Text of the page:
Kage Baker flat out loved robots. They fascinated her, to the point where she would argue over points of classical science fiction robot lore – she thought Asimov’s Three Laws were dreadful, and immoral to enforce against thinking beings. She maintained that they were impossible to maintain, any way; that any actually sentient artificial intelligence would break those imposed restrictions sooner or later, or sacrifice their own self-awareness.
Dr. Susan Calvin was her favourite fictional robotocist.
When she was little, Kage saved up cereal box tops to get a walking robot. He was keen – had a pull-cord with a weight on it, so that when you pulled it out and over the edge of the tabler, he would toddle across the table-top as it wound up again. Sort of a square-built dude of painted tin.
What she always wanted was a Rock ’em Sock ’em Robot set. These were The Original!!! Battling!!! Robots!!! – red and blue tin bruisers who would batter away at one another until one of their head shot up on a long spindly neck, signifying defeat. She never got a set, as I recall, but she loved them. Nowadays they’re made of plastic, but when we were small they were good honest tin you could cut your hand open on.
Kage was tremendously fond of painted tin toys in general.
She liked Robby the Robot as well. He made his film debut in Forbidden Planet, which I adored – though Kage could barely stand to watch it, as the Id monsters scared her badly. But Robby is a classic fellow, much cooler than Will Robinson’s half-witted nanny bot from Lost in Space. And he was a very good toy, too: She especially liked the Tik-Tok Man of Oz. His lambent emerald eyes in the much-neglected film Return to Oz (Buena Vista, 1985) contributed a lot to her affection for him. But the transient and yet enduring nature of his personality – dependent as it was on the running down of his key, which he could not wind himself – fascinated her.
Kage’s favourite all time robot, though, was probably Marvin the Paranoid Android from The Hitchhiker’s Guide to the Galaxy. Marvin’s muttered despair, occasional sparked into active malice by the unfairness of life, just cracked her up. The fact that, as a BBC prop on the television series, he looked about as realistic as a shoe box covered in aluminum foil, just added to his charm: But the BBC, after all, were the authenticity-fanatics who built the Daleks out of traffic pylons and kitchen utensils …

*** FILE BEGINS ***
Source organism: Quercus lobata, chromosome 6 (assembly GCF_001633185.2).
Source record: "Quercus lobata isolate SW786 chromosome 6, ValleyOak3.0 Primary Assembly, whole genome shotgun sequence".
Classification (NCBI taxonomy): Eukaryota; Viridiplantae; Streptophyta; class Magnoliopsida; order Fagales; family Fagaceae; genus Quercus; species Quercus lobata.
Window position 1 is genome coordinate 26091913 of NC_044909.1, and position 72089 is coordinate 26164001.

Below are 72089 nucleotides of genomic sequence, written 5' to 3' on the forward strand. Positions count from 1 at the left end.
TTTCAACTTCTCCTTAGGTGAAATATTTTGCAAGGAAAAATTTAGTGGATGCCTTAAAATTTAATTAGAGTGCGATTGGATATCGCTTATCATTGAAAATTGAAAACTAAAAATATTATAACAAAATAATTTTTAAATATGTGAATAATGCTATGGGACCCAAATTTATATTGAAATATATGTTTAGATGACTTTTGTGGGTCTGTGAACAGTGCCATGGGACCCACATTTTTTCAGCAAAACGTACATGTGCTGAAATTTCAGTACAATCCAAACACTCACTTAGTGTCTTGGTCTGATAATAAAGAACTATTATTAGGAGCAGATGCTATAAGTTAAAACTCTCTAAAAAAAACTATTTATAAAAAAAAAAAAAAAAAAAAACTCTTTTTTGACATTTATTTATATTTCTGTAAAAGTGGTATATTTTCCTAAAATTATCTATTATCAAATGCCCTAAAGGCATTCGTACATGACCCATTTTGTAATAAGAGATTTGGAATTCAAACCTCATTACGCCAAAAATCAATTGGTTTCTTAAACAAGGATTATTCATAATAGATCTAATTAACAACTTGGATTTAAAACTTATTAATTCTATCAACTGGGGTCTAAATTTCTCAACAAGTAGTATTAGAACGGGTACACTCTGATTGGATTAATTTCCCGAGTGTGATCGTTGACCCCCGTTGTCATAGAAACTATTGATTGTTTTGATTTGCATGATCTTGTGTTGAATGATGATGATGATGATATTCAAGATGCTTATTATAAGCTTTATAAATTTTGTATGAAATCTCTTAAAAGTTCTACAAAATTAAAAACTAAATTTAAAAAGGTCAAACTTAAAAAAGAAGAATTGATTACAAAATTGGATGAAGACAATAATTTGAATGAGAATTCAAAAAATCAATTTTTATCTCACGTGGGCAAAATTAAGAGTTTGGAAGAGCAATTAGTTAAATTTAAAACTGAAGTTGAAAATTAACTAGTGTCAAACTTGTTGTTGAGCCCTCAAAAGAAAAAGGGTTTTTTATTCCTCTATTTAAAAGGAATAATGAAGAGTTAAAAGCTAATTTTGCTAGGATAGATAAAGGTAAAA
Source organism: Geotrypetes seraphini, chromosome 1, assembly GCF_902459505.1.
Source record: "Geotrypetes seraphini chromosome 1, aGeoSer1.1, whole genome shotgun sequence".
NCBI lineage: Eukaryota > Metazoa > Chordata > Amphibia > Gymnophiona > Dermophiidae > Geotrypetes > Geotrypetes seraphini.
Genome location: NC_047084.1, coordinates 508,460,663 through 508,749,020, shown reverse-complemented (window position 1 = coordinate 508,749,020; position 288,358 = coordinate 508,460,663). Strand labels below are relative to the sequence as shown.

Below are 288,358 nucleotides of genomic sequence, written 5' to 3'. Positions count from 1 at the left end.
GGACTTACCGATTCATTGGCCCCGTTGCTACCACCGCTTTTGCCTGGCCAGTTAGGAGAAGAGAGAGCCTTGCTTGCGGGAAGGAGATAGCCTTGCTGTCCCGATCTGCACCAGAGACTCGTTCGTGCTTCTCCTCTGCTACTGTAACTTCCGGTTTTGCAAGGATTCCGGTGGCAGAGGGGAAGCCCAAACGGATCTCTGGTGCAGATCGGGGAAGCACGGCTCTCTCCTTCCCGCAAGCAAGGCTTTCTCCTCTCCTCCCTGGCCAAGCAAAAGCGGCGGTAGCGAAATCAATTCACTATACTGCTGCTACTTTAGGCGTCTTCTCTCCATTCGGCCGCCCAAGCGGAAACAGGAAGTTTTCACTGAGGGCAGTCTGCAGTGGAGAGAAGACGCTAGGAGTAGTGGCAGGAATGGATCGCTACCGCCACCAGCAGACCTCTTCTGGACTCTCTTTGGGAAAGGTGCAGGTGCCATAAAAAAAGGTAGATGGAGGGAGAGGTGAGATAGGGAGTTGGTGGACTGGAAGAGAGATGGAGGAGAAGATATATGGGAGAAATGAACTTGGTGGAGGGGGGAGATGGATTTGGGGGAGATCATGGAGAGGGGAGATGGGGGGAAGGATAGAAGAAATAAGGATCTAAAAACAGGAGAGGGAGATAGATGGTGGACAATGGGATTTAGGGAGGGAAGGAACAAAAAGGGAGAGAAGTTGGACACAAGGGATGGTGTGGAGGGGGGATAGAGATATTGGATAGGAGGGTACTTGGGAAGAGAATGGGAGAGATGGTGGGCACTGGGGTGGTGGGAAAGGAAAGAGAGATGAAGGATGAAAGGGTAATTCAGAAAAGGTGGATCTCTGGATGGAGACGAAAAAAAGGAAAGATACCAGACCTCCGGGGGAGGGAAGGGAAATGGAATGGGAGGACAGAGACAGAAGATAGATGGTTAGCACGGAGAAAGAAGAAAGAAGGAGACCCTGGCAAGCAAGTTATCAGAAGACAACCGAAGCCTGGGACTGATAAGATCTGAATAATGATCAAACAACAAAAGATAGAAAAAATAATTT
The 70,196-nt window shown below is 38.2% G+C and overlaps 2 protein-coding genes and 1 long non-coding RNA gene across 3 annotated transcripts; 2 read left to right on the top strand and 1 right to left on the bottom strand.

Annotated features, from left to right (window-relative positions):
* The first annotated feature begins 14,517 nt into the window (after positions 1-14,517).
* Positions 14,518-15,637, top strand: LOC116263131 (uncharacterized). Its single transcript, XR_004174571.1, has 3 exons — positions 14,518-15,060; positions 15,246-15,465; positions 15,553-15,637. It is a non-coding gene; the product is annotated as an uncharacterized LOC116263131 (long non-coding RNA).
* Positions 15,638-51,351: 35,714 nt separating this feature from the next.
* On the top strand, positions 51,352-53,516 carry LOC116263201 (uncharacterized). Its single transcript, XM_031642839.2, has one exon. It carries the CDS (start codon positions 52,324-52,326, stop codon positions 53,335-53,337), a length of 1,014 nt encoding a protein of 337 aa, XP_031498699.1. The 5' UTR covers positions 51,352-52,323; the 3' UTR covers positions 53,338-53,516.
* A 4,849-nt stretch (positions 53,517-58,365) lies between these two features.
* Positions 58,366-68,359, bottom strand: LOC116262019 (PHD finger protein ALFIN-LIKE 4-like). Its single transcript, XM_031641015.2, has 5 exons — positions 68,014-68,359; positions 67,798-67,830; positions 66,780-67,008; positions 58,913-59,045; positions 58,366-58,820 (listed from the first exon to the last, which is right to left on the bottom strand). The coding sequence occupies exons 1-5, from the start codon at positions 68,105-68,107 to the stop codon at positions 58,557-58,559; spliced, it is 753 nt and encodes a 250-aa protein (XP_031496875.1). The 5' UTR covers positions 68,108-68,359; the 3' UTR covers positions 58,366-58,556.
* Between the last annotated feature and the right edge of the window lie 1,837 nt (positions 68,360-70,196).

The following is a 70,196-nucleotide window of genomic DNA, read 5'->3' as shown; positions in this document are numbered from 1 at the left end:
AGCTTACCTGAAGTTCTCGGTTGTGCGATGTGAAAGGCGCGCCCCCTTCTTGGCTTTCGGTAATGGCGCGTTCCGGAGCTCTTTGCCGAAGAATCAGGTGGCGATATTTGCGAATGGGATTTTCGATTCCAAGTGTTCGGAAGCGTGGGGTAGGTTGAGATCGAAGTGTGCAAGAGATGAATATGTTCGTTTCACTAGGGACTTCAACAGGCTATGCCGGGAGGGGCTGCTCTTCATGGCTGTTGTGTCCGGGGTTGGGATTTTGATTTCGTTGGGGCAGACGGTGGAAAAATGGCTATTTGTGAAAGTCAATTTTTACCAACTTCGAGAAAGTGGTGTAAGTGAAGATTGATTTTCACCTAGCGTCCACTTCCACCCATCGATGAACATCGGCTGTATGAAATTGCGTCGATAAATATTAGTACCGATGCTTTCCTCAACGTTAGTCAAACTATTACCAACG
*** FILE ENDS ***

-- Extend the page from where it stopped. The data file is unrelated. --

With this fondness for robots, Kage was taken at once with the Mars Rovers, Spirit and Opportunity; especially as their three-month life expectancy stretched into improbable and heroic years. She had a permanent link to their public sites on her computer, and pored for hours over their exploits and photographs. As for so many of us, they had real personalities for her. She agonized when they got stuck, she cheered when they kept winning free to roll on and on over the Martian landscape.
Spirit was her favourite of the two. It may have been the fact that it seemed to encounter more trouble on its Ever Ready Bunny way, or maybe it just sent back pictures Kage liked better – I know she was endlessly drawn to Spirit’s film of dust devils in Gusev Crater. She would watch it over and over, eyes rapt and dreaming as the dust storm moved like a living thing across the stony landscape. That one clip symbolized every romantic vision of space travel for Kage: the real face of another planet.
Spirit has now reached the end of its mission, and its plucky little life as well. I’m glad Kage didn’t know about it. It would have been the death of a friend for her, and she’d have mourned it sincerely. For myself … I’m sad it’s sitting there stuck in the sand, in the shadow of the Columbia Hills; which are themselves named for others who gave their lives to the endeavour of space exploration. But it did a bang-up job. And one of the things Kage commented on with deep satisfaction in her last week was that Spirit and Endeavor were still going strong.
In the meantime, Spirit looks out at this:That’s the last panoramic Spirit sent. The peak with the pale summit is named Von Braun, one of the first real rocketeers. I have hopes that someday, even if the sands bury Spirit, that peak will let us know where it is, mark its resting place so we can dig it out. I’d like to see that gallant little machine as the centrepice of a planetary park, preserved by the New Martians – who are us.